Senior Citizens Need Diet High in Animal Protein
Finds Two Studies: Better Function, Less Disease
Elderly improve their function physically,
psychologically, and socially; second study says it helps seniors stay
March 12, 2014 Two recent studies agree that
senior citizens should eat a diet high in protein, particularly animal
protein, which is considered by most to be harmful to younger people.
The study released today says the animal protein may help the elderly
function at higher levels and it follows the other out last week
suggesting seniors at about age 65 should switch to more protein for
increased protection from disease.
Due to increasing life expectancies in many
countries, increasing numbers of elderly people are living with
functional decline, such as declines in cognitive ability and activities
of daily living. Functional decline can have profound effects on health
and the economy.
Research suggests that aging may reduce the bodys
ability to absorb or process proteins, which could mean that protein
requirements increase with age.
Megumi Tsubota-Utsugi, PhD, MPH, RD, of the
National Institute of Health and Nutrition in Japan, and her colleagues
in Tohoku University and Teikyo University, Japan, wondered whether
protein intake might affect the functional capabilities of the elderly.
They designed a study to investigate the
relationship between protein intake and future decline in higher-level
functional capacity in older community-dwelling adults in the Japanese
general population. Their analysis included 1,007 individuals with an
average age of 67.4 years who completed food questionnaires at the start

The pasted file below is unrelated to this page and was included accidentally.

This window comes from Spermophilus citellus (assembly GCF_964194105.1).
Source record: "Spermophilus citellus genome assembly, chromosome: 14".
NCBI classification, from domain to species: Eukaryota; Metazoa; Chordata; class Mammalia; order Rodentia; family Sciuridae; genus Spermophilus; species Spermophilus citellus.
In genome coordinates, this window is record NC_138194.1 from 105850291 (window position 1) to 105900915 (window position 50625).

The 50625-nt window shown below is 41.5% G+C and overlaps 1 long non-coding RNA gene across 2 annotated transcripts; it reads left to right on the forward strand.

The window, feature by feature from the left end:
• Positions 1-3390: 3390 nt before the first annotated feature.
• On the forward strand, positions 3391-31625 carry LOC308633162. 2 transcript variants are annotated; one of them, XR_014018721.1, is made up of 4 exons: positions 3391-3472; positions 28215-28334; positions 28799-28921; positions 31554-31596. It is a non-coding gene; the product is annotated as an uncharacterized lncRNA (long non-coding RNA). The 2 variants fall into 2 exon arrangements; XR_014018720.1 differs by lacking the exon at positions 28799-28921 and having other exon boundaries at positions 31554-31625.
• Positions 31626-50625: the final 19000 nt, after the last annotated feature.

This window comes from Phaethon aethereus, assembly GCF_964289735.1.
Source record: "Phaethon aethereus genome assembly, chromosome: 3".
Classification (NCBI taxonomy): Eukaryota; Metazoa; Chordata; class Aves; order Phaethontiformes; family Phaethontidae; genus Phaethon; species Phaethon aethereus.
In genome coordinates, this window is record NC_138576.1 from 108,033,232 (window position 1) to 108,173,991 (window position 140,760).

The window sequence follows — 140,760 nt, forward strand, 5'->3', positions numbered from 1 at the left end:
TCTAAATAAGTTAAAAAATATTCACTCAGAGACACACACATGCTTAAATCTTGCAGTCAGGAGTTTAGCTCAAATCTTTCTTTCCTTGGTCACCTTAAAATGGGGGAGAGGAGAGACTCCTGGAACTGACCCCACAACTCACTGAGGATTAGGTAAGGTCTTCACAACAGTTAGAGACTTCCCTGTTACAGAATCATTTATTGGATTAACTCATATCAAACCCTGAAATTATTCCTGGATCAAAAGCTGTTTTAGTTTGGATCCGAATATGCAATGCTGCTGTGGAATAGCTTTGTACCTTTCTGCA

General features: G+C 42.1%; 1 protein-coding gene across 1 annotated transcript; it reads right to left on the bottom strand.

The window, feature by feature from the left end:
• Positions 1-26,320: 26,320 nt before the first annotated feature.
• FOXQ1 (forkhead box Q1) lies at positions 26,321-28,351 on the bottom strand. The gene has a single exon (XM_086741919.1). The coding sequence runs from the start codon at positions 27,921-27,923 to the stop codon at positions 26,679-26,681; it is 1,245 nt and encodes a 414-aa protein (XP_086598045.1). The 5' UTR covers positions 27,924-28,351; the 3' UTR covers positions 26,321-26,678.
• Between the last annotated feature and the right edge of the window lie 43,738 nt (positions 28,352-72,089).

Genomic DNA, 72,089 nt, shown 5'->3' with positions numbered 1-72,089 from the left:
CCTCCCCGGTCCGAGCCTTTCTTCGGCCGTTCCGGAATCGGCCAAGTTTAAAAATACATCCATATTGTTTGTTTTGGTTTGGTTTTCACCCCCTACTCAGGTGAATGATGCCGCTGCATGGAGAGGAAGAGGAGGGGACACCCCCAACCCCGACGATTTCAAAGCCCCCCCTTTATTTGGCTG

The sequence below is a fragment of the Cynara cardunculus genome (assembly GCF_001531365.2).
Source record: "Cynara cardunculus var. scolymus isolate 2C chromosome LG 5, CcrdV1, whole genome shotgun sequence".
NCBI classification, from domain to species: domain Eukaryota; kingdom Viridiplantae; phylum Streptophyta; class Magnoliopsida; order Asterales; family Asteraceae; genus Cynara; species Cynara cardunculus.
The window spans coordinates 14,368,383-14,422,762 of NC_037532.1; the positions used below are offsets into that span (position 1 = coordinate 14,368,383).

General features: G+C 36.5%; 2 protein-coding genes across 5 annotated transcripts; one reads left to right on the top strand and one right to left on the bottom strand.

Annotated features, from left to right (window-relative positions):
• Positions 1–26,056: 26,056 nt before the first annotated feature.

of the study and seven years later.
Participants were divided into
quartiles according to intake levels of total, animal, and plant
protein. Tests of higher-level functional capacity included social and
intellectual aspects as well as measures related to activities of daily
Men in the highest quartile of animal protein
intake had a 39 percent decreased odds of experiencing higher-level
functional decline than those in the lowest quartile. These associations
were not seen in women. No consistent association was observed between
plant protein intake and future higher-level functional decline in
Identifying nutritional factors that contribute to
maintaining higher-level functional capacity is important for prevention
of future deterioration of activities of daily living, said Dr.
Tsubota-Utsugi. Along with other modifiable health behaviors, keeping
higher protein intake could contribute to maintain elderly functional
Protection from disease with animal protein
The research out last week points
out that we should not eat a diet rich in animal proteins during middle
age, because it makes your four times more likely to die from cancer
than those eating a low-protein diet. (See link to news report in
The study shows that while
high-protein intake during middle age is very harmful, it is protective
for older adults: those over 65 who ate a moderate- or high-protein diet
were less susceptible to disease.
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